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Time Dilation - Clock running slower?

  1. Sep 21, 2012 #1
    Hi,

    I am having a hard time understanding one thing about this experiment for Time Dilation.

    I have one observer on a moving train measuring the time it takes for light to travel a distance d and be reflected back and one observer who is stationary, watching the same events.

    I understand the man on the platform does not measure proper time and, hence, measures a dilated time period.

    However, my book says that the man on the platform sees the clock held by the man on the train tick slower.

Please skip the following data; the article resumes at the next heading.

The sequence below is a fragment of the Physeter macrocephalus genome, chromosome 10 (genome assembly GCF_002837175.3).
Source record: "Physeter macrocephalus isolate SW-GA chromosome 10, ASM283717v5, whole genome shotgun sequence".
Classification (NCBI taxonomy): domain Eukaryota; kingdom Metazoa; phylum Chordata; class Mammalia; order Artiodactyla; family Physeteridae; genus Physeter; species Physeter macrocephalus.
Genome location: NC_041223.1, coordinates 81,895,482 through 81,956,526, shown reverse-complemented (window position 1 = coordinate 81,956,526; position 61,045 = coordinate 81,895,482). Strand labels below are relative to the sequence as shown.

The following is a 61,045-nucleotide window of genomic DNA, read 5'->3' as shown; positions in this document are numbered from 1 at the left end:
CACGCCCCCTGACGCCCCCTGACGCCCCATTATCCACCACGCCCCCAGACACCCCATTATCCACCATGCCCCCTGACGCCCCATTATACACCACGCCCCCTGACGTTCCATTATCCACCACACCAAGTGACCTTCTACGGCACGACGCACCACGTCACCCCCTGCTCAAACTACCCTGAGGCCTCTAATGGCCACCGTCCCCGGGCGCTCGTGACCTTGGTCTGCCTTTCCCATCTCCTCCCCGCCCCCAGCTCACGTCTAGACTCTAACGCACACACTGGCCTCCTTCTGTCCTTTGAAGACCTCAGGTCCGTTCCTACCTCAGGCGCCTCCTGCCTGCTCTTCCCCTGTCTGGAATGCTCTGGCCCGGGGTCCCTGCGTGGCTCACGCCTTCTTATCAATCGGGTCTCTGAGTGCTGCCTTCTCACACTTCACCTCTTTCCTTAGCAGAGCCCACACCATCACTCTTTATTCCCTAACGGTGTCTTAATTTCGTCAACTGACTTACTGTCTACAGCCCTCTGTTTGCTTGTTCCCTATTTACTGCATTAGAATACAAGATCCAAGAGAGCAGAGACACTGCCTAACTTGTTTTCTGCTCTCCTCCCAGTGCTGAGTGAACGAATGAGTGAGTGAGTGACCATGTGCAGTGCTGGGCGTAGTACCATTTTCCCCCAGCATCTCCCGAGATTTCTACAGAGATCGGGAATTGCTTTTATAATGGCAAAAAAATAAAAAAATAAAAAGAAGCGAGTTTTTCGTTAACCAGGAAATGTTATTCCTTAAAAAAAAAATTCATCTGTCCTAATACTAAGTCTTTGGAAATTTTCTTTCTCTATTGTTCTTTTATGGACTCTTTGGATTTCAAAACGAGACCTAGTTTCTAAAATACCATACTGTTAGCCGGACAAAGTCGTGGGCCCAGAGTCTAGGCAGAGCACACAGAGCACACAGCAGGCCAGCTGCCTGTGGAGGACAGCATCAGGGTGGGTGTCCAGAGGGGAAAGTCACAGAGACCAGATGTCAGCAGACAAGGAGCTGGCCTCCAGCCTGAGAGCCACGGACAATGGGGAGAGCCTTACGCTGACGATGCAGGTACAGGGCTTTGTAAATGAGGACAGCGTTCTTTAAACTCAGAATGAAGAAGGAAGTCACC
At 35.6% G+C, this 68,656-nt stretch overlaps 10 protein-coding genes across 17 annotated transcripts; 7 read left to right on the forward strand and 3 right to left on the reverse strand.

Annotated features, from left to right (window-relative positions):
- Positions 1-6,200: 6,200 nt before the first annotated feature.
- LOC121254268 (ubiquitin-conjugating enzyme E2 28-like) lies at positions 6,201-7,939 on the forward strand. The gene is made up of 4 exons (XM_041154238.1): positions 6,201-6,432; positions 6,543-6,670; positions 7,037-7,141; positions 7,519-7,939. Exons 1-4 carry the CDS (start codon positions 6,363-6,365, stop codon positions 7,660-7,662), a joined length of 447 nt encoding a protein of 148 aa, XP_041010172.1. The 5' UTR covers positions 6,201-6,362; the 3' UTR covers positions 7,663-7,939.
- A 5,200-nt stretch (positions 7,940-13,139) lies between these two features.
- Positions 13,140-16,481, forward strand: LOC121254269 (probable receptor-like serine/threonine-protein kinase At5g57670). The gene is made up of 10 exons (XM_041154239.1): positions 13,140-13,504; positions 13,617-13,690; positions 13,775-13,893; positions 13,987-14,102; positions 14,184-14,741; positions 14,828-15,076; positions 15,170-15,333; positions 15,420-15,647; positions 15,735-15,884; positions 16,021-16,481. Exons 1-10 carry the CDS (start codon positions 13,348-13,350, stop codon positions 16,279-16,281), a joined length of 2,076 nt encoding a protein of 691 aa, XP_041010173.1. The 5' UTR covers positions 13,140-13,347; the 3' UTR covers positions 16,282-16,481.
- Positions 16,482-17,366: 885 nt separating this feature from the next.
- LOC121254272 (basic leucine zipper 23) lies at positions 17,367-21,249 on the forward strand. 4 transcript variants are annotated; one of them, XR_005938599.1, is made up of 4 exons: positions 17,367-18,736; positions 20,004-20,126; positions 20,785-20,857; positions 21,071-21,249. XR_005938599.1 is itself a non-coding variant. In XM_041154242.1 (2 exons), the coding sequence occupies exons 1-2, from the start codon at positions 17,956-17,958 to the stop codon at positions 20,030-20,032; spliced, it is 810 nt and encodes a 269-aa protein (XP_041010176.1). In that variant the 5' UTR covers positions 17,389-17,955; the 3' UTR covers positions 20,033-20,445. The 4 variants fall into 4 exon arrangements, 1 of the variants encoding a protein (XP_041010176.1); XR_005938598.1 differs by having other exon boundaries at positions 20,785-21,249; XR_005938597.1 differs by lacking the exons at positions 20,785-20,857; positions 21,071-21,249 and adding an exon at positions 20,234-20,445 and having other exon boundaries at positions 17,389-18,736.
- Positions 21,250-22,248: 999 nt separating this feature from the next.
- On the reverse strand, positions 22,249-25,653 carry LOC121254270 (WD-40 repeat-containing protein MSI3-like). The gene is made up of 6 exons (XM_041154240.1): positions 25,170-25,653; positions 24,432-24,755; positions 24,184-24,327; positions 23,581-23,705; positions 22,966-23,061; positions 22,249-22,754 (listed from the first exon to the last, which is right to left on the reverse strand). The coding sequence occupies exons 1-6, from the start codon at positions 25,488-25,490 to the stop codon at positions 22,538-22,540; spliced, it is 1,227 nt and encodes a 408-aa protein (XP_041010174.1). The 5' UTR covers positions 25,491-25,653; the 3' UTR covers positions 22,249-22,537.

Shouldn't it be the opposite? For a fixed interval on the watch of the man on the platform, the watch on the train will have measured an inferior time period if it ticks slower, as if time had contracted, no?

    Or is the book referring to the fact that the man on the platform sees the time measured by the observer on the train? In that case the watch on the train seems to tick slower because the stationary observer's watch is ticking faster?

    Can anyone help me please!

    Thanks!
     
  2. jcsd
  3. Sep 21, 2012 #2

    Simon Bridge

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    Both observers will see the other's clock tick slower.
    There is no true rate of time. "proper" is a technical term in relativity and should not be considered to have any special significance in terms of what is "really" happening.
     
  4. Sep 22, 2012 #3
    Ok, thanks
     
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